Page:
• BLUW - this is an acronymn for Budget, Looking, Understands, Willing - which is Argyle's version of BANT.  We refer to leads as "bluw" - pronounced like the color blue - with regularity.  I ask "Is it bluw?" several times a day.
  • TWBAGMI - this is an acronymn for "This will be a great meeting if...".  It is pronounced as "T.W. Bag Me".  We don't use it internally, but I think about it when I run meetings to make sure that I'm working towards a goal - either mine or my colleague's.  My friend Matt mentioned the acronymn to me in passing in 2005 and it stuck.

Any homemade words or acronymns you'd like to share?

Tips For Your Start-Up's First Board Meeting

My friend recently closed a financing and will have his first board meeting this afternoon.  His company has been around for a while and is doing quite well - but this is the first institutional money he's raised and the first time his company has had an "official" board.

Exchanging emails with him this morning made me think about Argyle's first board meeting in October, so I thought I'd share a few thoughts that entrepreneurs might consider going into their first board meeting with investors:

  • Don't be nervous.  I was pretty terrified going into our first board meeting - I had never been a CEO and I had no idea how boards work.  Turns out it was a piece of cake.  If you've raised money from great investors, they've likely done 100s of board meetings and will help shepherd you through the process until you figure it out - which generally takes a meeting or two.
  • Start by saying "thank you".  The board members just invested in your company and - in doing so - showed that they have a lot of confidence in your company and your ability as an entrepreneur. You likely just wrapped up a stressful ("adversarial" - at least legally speaking) negotiation to get the deal done, so it is great to start out on a really positive note!  
  • Prepare a very simple board deck, if you even prepare a deck at all.  Certainly talk about any pressing near-term issues, but otherwise make the meeting a meeting about future meetings.  Talk in broad strokes about how the board should function going forward and discuss the indicators you'll want to track as a company.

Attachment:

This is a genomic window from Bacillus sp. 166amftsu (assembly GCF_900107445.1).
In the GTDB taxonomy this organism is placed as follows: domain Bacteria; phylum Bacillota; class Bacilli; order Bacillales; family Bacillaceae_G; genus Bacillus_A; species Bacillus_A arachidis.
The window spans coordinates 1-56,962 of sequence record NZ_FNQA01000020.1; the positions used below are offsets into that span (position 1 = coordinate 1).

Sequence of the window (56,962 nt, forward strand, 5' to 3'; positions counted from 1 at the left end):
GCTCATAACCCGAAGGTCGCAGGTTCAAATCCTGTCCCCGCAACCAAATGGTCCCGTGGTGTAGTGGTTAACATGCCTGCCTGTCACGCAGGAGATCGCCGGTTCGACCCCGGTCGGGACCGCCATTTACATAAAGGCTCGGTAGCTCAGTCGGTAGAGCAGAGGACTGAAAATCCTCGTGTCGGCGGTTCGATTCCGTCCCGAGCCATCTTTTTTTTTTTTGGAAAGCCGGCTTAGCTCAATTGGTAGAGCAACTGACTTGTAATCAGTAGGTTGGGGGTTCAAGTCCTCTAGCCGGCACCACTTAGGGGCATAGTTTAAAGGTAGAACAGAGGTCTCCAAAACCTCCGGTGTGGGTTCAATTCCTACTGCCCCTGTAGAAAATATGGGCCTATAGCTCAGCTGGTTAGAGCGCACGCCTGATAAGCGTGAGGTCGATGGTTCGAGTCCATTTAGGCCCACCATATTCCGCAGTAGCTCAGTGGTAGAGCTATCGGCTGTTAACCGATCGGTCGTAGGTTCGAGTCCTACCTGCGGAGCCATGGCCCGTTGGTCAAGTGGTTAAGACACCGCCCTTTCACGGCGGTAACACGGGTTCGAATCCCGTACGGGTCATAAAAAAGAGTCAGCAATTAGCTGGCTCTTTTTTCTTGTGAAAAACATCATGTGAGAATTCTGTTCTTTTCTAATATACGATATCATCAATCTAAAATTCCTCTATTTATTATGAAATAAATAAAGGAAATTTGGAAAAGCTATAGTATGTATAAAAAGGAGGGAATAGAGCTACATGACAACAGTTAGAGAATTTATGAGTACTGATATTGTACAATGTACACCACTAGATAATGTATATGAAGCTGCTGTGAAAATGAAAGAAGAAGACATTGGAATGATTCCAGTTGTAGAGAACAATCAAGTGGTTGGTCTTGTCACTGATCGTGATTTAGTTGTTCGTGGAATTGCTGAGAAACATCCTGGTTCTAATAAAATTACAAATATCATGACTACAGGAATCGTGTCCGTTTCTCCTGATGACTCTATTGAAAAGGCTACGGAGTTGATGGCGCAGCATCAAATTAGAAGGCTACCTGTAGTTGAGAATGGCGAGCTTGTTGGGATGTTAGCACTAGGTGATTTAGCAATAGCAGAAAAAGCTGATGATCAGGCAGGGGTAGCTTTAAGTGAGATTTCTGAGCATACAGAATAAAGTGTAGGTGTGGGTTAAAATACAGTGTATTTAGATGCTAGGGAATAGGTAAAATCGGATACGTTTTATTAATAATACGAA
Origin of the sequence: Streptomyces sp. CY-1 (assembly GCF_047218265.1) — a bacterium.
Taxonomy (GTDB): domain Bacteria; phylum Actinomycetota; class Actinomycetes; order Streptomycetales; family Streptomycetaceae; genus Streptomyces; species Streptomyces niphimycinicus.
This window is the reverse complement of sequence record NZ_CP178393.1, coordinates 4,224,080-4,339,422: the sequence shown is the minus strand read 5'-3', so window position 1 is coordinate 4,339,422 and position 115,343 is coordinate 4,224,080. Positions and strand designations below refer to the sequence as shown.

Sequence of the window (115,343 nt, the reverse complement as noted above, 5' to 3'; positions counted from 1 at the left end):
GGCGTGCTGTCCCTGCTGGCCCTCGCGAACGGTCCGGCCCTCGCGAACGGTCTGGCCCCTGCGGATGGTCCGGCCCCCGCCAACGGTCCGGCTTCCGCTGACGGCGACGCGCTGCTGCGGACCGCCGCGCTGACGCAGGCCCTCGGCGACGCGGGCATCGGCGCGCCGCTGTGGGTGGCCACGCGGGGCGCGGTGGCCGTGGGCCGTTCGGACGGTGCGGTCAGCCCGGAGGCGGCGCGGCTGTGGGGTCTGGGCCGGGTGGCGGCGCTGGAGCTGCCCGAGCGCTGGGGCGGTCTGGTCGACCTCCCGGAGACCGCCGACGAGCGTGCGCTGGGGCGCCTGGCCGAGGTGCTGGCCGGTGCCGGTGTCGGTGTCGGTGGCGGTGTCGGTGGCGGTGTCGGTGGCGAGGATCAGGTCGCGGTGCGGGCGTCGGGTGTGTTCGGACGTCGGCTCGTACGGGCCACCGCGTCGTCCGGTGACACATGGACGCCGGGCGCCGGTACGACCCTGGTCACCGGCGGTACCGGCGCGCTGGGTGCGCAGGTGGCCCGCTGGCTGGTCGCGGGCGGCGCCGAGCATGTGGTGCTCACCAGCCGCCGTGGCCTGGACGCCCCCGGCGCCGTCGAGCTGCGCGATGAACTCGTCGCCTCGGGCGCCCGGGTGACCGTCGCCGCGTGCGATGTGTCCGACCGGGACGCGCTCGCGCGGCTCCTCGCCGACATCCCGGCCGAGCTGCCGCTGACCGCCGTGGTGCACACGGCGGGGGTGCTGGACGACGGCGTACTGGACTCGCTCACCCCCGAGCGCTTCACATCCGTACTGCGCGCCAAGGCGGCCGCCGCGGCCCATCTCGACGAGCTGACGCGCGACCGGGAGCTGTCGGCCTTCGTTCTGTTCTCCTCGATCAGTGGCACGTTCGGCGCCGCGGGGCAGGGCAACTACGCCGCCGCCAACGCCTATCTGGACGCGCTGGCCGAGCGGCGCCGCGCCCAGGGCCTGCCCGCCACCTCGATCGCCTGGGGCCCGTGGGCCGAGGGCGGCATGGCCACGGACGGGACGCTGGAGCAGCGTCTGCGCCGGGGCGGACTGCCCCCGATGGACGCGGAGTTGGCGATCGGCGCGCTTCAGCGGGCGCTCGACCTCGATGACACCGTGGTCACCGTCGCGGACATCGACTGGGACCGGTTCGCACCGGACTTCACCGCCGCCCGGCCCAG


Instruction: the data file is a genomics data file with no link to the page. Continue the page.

• Give your board homework.  I asked for 5 sales lead email intros per board member in the first meeting.  Everyone loved it.  And everyone delivered.  We got a customer out of it and a few very valuable relationships.
  • Enjoy the honeymoon.  For a very early stage company, the first post-investment board meeting should be a high-five event - everyone is excited about the future...a future that you're going to create with your fresh slug of cash.  This is a very exciting time for your company!  But recognize that reality happens quickly and board meetings will quickly evolve into actual board meetings!

You might also want to read some other tips for start-up board meetings that I published a few weeks back.

Sales People Do Exactly What You Pay Them To Do

The Argyle sales machine is powered by three very talented youngsters:  Danny, Matt, and Clay AKA "DMC".  Even though they're not 15 year sales veterans, they're very quickly learning the trade and very quickly driving results.  

They're also very quickly showing many of the classic sales behaviors!

They follow the money.  We made a minor tweak to our comp plan last month and the team very quickly figured out the types of deals that make them the most commission.  And now they're trying to find as many of those deals as possible.  Similarly, they're quickly learning to make calculations regarding their time, the particulars of the prospect, the likelihood a deal closes, and the likely pay-off.  This is exactly the type of balancing act that you want them to learn as a manager.

They ask for what they need to make more money.  Our product is constantly evolving and we definitely have a few shortcomings in some important funtional areas.  And the sale guys are very vocal about it.  In their minds, addressing these shortcomings will help them sell more product...which will help them make more money!

They ask for what they need to save time...which helps them make more money.  We use Salesforce.com and we have (what I suspect is) a reasonably advanced implementation for a team as small as ours.  But our guys are always driving for more process and cleaner workflow so that they can spend more time dialing and less time administrating.  (This type of process feedback is one reason our team rocks!)